While we might bemoan the intermittent meme shoehorned into modern localizations, yesteryear’s adaptations were especially cringe-inducing. Case in point: when XS Games brought over the esteemed Psikyo STG, Gunbird, some sweeping changes were made. From discarding the entire story, non-sequitur cover art depicting a trio of girls with guns, and renaming characters after company staff, the alterations were almost indefensible (We won’t even get into christening one protagonist, “Milf 2000”). If the bewitching bullet-dodging gameplay wasn’t intact and the title wasn’t release at a ten-dollar MSRP, Mobile Light Force would have surely earned a place in video game’s hall of infamy.
Nine years later, XS committed a similar act of savagery, taking Alfa Systems’ Shikigami no Shiro, confiscating the story, and taking the nerve to reuse the Charlie’s Angels-like cover art and nom de plume once again. But if players could look past these transgressions, Mobile Light Force 2 was a solid bullet hell shooter. With Degica’s steam release of Castle of Shikigami, stateside gamers finally get the opportunity to enjoy the game in its unscathed state, potentially testing the feasibility of bringing the remaining two titles in the series to this side of the Pacific.
Players who preserved through the initial stateside butchering of Shikigami will be witnesses to another type of carnage. Where, the original game’s narrative has been restored and given a proficient translation, detailing the ritualized killing of thirty-two young women. With such a sizable body count, the crimes have not only attracted the Tokyo Metropolitan Police, but also six individuals who serve as playable characters for the game. Interesting, each protagonist offers their own standpoint on the killing, dispensing a Rashōmon-like prospective on the proceedings. Although STGs don’t often flaunt engaging narratives, Shikigami is certainly better than most, cultivating a sense of intrigue.
For players indifferent toward plotline, Castle of Shikigami also delivers a quintet of engaging stages. While each protagonist has a distinct loadout, they share the same fundamental abilities. Tapping on the fire button sends out a powerful stream of offensive shot, with your firepower increasing in potency when enemies are adjacent to your ship. In execution, the mechanics extends an intriguing risk/reward proposition while providing a help of assistance in especially hectic situations.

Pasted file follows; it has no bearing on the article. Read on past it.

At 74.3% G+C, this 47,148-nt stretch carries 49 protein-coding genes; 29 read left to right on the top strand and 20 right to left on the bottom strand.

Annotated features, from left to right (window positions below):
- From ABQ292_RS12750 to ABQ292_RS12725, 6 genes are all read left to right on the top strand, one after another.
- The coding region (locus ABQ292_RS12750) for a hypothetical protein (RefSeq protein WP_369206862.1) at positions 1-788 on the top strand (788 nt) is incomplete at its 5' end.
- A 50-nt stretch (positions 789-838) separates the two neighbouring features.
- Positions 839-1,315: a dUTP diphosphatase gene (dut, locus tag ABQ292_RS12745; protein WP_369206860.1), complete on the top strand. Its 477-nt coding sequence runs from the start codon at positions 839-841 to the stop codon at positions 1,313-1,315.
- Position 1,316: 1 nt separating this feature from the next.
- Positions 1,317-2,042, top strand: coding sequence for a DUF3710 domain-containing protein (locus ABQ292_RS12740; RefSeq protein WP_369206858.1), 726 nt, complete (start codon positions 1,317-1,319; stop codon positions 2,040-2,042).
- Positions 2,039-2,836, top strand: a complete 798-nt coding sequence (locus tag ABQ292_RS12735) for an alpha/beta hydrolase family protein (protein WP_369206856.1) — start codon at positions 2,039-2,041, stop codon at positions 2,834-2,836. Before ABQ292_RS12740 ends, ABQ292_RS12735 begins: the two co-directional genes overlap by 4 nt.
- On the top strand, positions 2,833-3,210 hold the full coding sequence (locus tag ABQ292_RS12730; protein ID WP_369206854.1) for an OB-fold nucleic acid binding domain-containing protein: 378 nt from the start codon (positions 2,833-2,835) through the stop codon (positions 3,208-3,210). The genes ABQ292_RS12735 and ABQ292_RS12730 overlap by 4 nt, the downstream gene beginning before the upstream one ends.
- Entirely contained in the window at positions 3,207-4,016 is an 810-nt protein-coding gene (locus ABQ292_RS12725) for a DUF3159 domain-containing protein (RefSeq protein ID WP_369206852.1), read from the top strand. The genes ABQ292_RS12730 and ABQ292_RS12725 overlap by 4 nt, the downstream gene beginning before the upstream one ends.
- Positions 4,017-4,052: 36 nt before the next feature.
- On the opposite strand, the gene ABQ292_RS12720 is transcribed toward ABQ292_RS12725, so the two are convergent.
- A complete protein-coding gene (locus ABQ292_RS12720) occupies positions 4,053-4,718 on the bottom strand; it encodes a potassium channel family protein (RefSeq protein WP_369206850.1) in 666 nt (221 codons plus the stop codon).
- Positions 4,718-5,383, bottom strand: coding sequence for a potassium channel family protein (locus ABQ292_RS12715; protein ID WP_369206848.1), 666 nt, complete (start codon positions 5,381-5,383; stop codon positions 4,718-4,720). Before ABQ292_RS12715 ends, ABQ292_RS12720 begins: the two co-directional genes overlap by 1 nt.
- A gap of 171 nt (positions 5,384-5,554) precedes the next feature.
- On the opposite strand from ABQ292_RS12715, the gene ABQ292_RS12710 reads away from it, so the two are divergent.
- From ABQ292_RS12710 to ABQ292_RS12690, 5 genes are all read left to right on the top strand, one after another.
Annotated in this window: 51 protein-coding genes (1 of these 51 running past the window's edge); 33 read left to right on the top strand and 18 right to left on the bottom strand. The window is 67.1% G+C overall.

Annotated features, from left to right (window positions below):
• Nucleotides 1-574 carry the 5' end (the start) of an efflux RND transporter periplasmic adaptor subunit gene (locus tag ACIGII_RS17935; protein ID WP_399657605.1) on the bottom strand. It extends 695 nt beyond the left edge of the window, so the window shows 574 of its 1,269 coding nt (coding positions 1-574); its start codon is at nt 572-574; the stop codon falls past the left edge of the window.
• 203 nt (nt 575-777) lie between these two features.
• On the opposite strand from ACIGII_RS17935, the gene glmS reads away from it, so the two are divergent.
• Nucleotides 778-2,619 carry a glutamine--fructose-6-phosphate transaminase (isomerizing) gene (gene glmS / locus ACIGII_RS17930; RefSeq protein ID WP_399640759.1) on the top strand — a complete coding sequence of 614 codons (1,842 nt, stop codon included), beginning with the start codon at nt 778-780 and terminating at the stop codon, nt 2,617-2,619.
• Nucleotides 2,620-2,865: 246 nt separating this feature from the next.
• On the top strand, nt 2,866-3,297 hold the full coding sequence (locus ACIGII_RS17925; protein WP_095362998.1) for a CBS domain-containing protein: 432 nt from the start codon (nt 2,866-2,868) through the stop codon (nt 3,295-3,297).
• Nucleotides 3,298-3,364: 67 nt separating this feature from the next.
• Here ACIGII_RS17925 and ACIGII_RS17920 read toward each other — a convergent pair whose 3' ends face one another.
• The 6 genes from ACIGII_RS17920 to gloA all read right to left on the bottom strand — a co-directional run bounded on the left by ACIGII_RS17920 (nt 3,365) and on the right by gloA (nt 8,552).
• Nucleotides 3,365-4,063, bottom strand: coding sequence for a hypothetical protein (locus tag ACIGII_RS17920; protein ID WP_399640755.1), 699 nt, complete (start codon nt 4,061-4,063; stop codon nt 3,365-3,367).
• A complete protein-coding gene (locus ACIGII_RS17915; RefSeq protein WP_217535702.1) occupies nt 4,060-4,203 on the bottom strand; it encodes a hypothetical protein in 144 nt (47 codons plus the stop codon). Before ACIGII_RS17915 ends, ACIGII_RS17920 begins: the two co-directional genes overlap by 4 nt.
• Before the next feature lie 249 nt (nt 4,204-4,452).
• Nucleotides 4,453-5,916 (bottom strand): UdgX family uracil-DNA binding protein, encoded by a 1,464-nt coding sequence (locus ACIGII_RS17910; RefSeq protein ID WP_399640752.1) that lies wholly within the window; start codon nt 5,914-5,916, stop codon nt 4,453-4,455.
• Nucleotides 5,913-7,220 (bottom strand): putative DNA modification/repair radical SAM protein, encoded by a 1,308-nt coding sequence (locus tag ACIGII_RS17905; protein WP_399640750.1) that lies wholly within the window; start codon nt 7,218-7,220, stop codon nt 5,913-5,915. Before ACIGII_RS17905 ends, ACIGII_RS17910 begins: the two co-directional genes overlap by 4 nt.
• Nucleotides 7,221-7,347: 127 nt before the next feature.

Holding down the fire button activates your special attack that varies across each protagonist. Kohtarou Kuha sends out a blade-wielding yōkai who homes in on adversaries, while Sayo Yuuki creates a rotating protective field that can shield the shrine maiden from certain projectiles. Uniformly, triggering the special magnetically attracted all of the coin and bills emitted by damaged foes, keeping score chasers from having to dart across the vertically scrolling playfield. The final piece of offensive weaponry is a devastating bomb, which not only can devastate a powerful boss but also provide a bit of relief from the storm of enemy ammunitions.
While lesser enemies emit constricted fields of fire, it’s the multiple bosses of each stage that are clearly the highlight. Depending on difficulty level, these showdown range can range from formidable to nearly unfeasible- but thankfully, Castle of Shikigami extends an unlimited number of credits, ensuring anyone can see watch the credits roll. Fundamentally, the presence of unlimited continues is a good thing, as Shikigami isn’t always adept at telegraphing its bullet patterns. Another minor issue stems from the running speed of this port, which seems to be operating a hair faster than the original arcade version. On the upside, purists will appreciate being able to play Shikigami in tate mode, offering a pleasing recreation of the original screen format.
Less forgivable is Degica’s exclusion of supplementals; this is wholly a bare-bones effort. As such, its rather surprising that the publisher didn’t opt for Shikigami no Shiro Evolution, which included fan-contenting extras like trailers, a character gallery, as well as developer interviews. Considering the Shikigami series was popular enough to spawn two sequels, it a shame that fans don’t get any insight into Alfa System’s efforts. That said, complaining about ancillary materials is akin to reprimanding a critically acclaimed film’s home video release for not bundling extras. Undoubtedly, it’s the main work under scrutiny, not the trimmings.
When judged on gameplay and localization of the storyline, Castle of Shikigami is meritorious. Although the game might not be a top-tier shmup, there’s enough nuance and variety in the mechanics to warrant a purchase by fans of the genre. As long as players don’t mind a rather barebones effort, Shikigami serves as a respectable introduction to a shooter that had always deserved a better localization.
Castle of Shikigami was played on PC with
review code provided by the publisher.
Disclosure: Former writer Adam Milecki works for
Degica, but this relationship had no effect on the review.
Developer: Alfa System
Release date: June 15th, 2017
Price at release: $11.99 via Steam, currently on sale until 7/5 for $9.95